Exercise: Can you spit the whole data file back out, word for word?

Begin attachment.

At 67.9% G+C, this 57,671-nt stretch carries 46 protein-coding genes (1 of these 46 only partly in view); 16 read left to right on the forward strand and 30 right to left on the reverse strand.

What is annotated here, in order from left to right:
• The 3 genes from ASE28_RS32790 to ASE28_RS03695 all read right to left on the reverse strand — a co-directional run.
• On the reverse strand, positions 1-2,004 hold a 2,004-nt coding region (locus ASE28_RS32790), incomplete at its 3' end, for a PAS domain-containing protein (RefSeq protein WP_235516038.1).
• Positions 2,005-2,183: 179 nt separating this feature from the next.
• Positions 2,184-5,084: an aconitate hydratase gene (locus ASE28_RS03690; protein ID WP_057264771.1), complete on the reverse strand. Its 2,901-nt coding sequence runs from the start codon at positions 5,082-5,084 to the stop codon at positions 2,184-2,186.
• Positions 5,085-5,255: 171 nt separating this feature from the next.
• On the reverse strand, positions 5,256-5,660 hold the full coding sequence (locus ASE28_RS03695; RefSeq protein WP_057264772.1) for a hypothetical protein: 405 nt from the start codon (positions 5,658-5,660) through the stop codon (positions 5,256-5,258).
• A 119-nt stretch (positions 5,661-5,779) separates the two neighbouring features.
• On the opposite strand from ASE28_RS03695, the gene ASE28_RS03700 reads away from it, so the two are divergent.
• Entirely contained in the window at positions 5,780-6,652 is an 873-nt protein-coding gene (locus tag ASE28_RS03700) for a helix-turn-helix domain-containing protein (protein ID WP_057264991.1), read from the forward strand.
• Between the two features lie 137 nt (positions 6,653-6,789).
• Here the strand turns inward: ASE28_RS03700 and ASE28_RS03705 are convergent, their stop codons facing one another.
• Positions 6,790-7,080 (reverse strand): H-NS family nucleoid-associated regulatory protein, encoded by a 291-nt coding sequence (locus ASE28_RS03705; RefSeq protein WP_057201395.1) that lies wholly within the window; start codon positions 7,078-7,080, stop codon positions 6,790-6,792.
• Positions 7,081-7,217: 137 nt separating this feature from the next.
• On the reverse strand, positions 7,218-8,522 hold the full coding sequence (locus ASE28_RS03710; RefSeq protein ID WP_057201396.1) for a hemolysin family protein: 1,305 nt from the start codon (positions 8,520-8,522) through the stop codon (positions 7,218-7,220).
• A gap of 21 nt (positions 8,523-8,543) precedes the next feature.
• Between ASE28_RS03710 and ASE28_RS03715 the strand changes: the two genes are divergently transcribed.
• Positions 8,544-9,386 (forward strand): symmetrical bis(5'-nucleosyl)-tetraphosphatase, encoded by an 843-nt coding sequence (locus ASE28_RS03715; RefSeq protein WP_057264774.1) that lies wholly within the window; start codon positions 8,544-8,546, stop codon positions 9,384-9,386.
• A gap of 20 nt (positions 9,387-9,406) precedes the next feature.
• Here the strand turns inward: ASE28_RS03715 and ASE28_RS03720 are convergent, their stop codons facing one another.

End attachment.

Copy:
At 67.9% G+C, this 57,671-nt stretch carries 46 protein-coding genes (1 of these 46 only partly in view); 16 read left to right on the forward strand and 30 right to left on the reverse strand.

What is annotated here, in order from left to right:
• The 3 genes from ASE28_RS32790 to ASE28_RS03695 all read right to left on the reverse strand — a co-directional run.
• On the reverse strand, positions 1-2,004 hold a 2,004-nt coding region (locus ASE28_RS32790), incomplete at its 3' end, for a PAS domain-containing protein (RefSeq protein WP_235516038.1).
• Positions 2,005-2,183: 179 nt separating this feature from the next.
• Positions 2,184-5,084: an aconitate hydratase gene (locus ASE28_RS03690; protein ID WP_057264771.1), complete on the reverse strand. Its 2,901-nt coding sequence runs from the start codon at positions 5,082-5,084 to the stop codon at positions 2,184-2,186.
• Positions 5,085-5,255: 171 nt separating this feature from the next.
• On the reverse strand, positions 5,256-5,660 hold the full coding sequence (locus ASE28_RS03695; RefSeq protein WP_057264772.1) for a hypothetical protein: 405 nt from the start codon (positions 5,658-5,660) through the stop codon (positions 5,256-5,258).
• A 119-nt stretch (positions 5,661-5,779) separates the two neighbouring features.
• On the opposite strand from ASE28_RS03695, the gene ASE28_RS03700 reads away from it, so the two are divergent.
• Entirely contained in the window at positions 5,780-6,652 is an 873-nt protein-coding gene (locus tag ASE28_RS03700) for a helix-turn-helix domain-containing protein (protein ID WP_057264991.1), read from the forward strand.
• Between the two features lie 137 nt (positions 6,653-6,789).
• Here the strand turns inward: ASE28_RS03700 and ASE28_RS03705 are convergent, their stop codons facing one another.
• Positions 6,790-7,080 (reverse strand): H-NS family nucleoid-associated regulatory protein, encoded by a 291-nt coding sequence (locus ASE28_RS03705; RefSeq protein WP_057201395.1) that lies wholly within the window; start codon positions 7,078-7,080, stop codon positions 6,790-6,792.
• Positions 7,081-7,217: 137 nt separating this feature from the next.
• On the reverse strand, positions 7,218-8,522 hold the full coding sequence (locus ASE28_RS03710; RefSeq protein ID WP_057201396.1) for a hemolysin family protein: 1,305 nt from the start codon (positions 8,520-8,522) through the stop codon (positions 7,218-7,220).
• A gap of 21 nt (positions 8,523-8,543) precedes the next feature.
• Between ASE28_RS03710 and ASE28_RS03715 the strand changes: the two genes are divergently transcribed.
• Positions 8,544-9,386 (forward strand): symmetrical bis(5'-nucleosyl)-tetraphosphatase, encoded by an 843-nt coding sequence (locus ASE28_RS03715; RefSeq protein WP_057264774.1) that lies wholly within the window; start codon positions 8,544-8,546, stop codon positions 9,384-9,386.
• A gap of 20 nt (positions 9,387-9,406) precedes the next feature.
• Here the strand turns inward: ASE28_RS03715 and ASE28_RS03720 are convergent, their stop codons facing one another.